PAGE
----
Wanaka is a cutesy little town on the edge of a big lake, very like Lake George Village. From Wanaka we drove about an hour to the end of a gravel road, past sheep and beef cattle and a surprising number of giant intact bulls roaming the road verges. They just stare impassively when you honk. We don’t see too many “intact” bulls at home, but the beef herds here are “serviced” by the real deal, so these lumbering giants with their massive necks and dangling masculinity on display aren’t too uncommon.
Milo is able to walk further and further by himself. The track to Aspiring Hut starts at the end of the gravel road and passes through gentle pastures with cows standing in the other-wise pristine blue glacial river.
We stayed two nights at Aspiring Hut, and old hut owned by a mountaineering club, but open to visitors (for a fee!) during the summer. Set at the edge of the beech forest overlooking expansive grassy meadows ringed with snow-topped mountains, it’s an impressive site. The beech forest stops quite suddenly at grass in the valley, though why is a mystery to me. Someone suggested that it had been cleared for pasture in the past.
All that grass made nice bug-stalking territory for Milo. To our astonishment, he actually caught a fly all by himself, and even zipped the door closed. He was so proud!
There was another family with young kids staying at the hut too, Israelis here on holiday. Ella, Milo and Sheera had a blast playing tag and bathing in the river. The hut has two separate bunk rooms, and the hut warden opened the smaller of the sleeping quarters for those of us with kids….ostensibly for our comfort, though we suspect more for the comfort of the other guests. Actually, there were 30 sixteen-year-old girls from a school PE class staying in the hut with us, so we were glad to be in separate sleeping quarters.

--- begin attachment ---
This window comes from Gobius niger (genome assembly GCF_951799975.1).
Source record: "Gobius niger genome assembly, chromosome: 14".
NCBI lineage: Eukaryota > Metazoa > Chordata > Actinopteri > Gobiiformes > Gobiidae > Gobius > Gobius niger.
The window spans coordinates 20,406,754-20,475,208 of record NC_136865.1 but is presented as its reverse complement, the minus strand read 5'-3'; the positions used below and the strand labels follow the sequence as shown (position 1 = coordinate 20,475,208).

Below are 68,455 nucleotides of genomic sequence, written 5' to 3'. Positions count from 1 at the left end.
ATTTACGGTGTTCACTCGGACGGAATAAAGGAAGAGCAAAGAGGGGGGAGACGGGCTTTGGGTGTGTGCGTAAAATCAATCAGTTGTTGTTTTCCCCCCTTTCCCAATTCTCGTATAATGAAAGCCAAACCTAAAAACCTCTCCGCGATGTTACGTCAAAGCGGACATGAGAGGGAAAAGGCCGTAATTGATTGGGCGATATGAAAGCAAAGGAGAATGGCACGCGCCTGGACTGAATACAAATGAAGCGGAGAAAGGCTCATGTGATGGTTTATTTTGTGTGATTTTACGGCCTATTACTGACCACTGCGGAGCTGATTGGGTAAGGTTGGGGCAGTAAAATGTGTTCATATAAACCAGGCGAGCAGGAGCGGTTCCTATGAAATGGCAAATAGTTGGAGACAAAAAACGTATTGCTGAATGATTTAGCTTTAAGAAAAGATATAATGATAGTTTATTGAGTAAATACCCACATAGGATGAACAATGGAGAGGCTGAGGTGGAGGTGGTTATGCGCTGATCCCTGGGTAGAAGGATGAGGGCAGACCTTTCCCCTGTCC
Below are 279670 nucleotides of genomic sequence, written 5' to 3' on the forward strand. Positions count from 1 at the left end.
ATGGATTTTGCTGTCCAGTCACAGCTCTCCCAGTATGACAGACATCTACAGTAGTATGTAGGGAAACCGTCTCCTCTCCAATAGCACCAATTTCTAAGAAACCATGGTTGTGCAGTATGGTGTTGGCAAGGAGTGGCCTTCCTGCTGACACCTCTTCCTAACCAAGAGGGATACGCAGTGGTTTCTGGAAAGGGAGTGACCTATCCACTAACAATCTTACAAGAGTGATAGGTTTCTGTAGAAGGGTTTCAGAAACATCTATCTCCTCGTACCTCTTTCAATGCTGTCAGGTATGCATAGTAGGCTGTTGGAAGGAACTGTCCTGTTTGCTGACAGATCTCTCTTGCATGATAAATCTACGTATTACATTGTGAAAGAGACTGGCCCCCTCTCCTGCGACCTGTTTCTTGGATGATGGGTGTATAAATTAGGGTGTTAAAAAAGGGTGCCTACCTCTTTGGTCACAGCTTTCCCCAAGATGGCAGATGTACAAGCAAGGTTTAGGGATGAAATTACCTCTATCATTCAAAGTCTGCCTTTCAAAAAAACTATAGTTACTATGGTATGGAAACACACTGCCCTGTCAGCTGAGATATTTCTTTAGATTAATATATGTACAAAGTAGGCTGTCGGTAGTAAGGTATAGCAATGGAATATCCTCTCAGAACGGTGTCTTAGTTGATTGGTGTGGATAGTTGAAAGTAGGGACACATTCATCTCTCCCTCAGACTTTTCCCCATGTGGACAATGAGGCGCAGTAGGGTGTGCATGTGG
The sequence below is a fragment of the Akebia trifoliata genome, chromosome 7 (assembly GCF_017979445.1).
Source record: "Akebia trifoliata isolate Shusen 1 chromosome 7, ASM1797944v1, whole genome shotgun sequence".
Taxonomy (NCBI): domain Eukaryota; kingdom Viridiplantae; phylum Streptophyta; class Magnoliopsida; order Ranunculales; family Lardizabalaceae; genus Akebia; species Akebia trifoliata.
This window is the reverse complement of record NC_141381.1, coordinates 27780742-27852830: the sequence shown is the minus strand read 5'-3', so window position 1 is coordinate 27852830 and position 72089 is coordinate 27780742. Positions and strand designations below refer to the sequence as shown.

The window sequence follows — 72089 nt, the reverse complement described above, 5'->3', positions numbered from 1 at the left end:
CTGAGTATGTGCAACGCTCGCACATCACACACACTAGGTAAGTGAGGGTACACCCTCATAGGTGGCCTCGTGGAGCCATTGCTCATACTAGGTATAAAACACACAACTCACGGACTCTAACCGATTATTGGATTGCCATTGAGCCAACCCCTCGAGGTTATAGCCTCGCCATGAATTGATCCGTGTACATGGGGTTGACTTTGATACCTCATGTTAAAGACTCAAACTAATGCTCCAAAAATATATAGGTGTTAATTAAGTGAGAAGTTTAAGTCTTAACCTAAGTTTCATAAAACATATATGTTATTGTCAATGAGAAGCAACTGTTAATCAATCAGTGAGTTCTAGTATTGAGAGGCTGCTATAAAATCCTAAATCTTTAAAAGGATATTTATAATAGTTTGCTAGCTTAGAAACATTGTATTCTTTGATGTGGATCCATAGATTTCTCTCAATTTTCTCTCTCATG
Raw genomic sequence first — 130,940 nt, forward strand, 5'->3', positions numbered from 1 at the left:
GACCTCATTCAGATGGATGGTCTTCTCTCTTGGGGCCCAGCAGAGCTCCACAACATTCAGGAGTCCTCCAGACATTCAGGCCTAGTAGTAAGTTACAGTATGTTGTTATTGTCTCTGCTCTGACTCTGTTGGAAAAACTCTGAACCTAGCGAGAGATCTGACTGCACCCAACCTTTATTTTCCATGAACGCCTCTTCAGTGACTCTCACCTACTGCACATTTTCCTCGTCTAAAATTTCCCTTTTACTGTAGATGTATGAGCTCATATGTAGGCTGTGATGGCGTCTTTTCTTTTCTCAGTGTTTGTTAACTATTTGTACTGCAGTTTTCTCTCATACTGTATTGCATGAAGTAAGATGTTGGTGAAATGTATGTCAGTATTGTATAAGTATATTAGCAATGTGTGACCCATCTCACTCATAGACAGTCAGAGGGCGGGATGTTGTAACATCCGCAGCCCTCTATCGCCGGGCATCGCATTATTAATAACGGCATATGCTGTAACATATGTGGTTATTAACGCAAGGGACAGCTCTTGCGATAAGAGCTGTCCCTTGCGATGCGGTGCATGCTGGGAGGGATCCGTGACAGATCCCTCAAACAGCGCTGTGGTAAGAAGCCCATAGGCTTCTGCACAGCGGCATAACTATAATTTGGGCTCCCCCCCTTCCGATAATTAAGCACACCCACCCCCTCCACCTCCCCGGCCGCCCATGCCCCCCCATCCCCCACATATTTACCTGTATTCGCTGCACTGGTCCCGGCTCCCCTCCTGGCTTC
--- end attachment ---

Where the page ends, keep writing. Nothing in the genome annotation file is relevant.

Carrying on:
The second day we opted to climb to a saddle and return to the same hut to sleep, and this track was no gentle switch-backed incline. The wooded part is more like climbing in the Adirondacks, straight up the shortest route over roots and rocks. Our lunch spot gave this tantalizing view of the clearing peaks, and after lunch we hit the really steep part.
What a sight! Our hut was down in that grassy meadow way below. Yeah, and we’re only about half way up.
I think the glaciers make those fluffy clouds, they appear to be blowing off the mountain tops as they’re made. Steep as the track was, there were rewarding open views the whole way.
While we were hanging out at the top of this ridge we hear the glacier rumble. It sounded like an airplane but no aircraft was in sight, and it started and stopped pretty suddenly. One might compare it to lake ice creaking in a cold snap, except longer and more rumbley. Pretty cool.
Here we are turning to start the decent. Mama and Milo are singing “I got a new way to walk” by the Oinker Sisters (Sesame Street). It wasn’t until the next morning when we woke up with super sore quads that we fully appreciated to that decent, all 1300 meters of it. But it was worth it!
That tall peak in the distance is Mount Cook, the highest point in the Southern Alps. This is as close as we got for this vacation, snapping a photo on a high-way pull off. But we’ll come back some day.
A trip of extremes; from flat grassy meadows to cloud forming peaks, from Americans to Israelis meeting in south island of New Zealand, from dangling masculinity to 30 sixteen year old girls.
Now that’s some impressive scenery!! Tramp on!!
Eleanor & Angie